A compression sack is a special type of stuff sack with straps which tighten a cloth lid over the bag, compressing the contents. A dry bag is a waterproof bag, often used in watersports, that seals shut to keep the contents dry. A dry compression sack is simply a combination of these two features into one sack.
Whether you’re camping, hiking, rafting, or preparing a bug out bag for emergency use, it’s a good idea to keep your clothes in a dry compression sack to save space and ensure you’ll have dry clothes at all times.
The Airpurge Dry Compression Sack by Outdoor Research is the one I use in my bug out bag. I bought the 30 Liter version, but as you can see in the following video, that is far larger than I need for my clothes — the 15 Liter bag would probably have been large enough. It also comes in 10 and 25 Liters.
In this video we tested the Airpurge by filling it with some clothes and floating the bag in a tub for ten minutes to see if it would keep everything inside dry. I also submerged it for a couple of minutes. Air bubbles floated up from the airpurge strip, but no water leaked into the bag — everything stayed nice and dry.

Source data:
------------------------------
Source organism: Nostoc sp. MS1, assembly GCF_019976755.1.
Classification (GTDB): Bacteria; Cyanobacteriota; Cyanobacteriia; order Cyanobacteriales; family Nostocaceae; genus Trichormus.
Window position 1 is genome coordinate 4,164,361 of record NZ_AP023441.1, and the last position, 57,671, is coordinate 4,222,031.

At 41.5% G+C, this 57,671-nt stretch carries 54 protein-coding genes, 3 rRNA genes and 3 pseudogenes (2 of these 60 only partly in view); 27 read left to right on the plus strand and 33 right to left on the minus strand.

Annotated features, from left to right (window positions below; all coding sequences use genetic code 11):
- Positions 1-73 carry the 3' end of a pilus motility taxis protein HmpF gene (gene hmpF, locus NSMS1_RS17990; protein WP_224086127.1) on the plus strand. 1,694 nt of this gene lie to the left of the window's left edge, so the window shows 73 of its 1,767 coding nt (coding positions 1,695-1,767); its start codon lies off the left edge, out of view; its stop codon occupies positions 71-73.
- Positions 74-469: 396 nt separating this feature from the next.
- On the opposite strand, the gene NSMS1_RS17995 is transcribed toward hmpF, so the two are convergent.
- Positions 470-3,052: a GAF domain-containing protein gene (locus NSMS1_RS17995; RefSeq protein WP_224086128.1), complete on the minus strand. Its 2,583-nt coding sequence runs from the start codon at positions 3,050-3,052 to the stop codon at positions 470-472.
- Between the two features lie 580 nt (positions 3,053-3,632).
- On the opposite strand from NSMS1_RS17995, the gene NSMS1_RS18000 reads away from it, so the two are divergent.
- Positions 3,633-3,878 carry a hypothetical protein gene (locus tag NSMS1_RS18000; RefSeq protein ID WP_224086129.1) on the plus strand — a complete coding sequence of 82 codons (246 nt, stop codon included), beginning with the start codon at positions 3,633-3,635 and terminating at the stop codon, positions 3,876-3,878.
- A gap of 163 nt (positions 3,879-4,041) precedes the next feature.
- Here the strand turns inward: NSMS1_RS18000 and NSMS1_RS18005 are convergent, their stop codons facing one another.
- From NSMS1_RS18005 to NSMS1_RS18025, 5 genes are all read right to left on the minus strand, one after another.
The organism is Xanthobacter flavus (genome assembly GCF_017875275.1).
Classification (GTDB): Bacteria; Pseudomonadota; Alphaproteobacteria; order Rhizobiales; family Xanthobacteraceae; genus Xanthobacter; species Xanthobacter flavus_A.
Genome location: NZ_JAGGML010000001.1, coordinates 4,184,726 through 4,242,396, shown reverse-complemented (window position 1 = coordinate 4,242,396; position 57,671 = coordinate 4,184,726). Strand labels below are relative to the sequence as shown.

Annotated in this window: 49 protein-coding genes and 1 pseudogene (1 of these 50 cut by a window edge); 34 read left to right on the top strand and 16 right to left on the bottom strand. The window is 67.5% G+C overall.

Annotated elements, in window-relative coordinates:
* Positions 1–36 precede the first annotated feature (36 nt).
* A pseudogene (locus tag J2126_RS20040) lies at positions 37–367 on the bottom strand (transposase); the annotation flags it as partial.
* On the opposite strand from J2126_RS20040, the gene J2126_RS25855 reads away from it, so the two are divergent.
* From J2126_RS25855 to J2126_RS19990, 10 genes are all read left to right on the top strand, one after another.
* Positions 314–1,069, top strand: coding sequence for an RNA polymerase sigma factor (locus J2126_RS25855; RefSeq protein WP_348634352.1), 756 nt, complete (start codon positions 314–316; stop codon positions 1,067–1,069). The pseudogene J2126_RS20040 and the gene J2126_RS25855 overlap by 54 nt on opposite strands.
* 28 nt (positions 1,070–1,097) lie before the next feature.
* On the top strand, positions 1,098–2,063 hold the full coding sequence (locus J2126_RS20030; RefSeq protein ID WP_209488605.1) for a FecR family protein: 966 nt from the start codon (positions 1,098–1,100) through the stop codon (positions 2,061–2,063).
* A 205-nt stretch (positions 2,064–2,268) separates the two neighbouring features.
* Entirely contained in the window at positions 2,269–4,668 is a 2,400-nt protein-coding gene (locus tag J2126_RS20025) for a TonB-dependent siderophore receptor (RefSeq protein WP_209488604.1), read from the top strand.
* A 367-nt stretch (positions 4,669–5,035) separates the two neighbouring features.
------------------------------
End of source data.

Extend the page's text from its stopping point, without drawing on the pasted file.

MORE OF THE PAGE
Not Everything Should be Compressed
Compressing your clothes will reduce their volume, and the space savings will allow you to pack more stuff in a smaller bag. However, some items are not suitable for long term compression. For example, I have a Marmot down jacket and a Marmot Hydrogen sleeping bag. These are fine to compress for a day’s hike, but if they remain compressed too long they lose their loft, and therefore their insulating ability. Accordingly, I don’t store these items compressed.
In sum, the Airpurge Compression Sack worked — even when fully submerged for about two minutes, and after floating in a tub of water for ten minutes, it kept the contents dry. It would certainly protect the contents if you got caught in the rain or if you spilled your kayak into the river.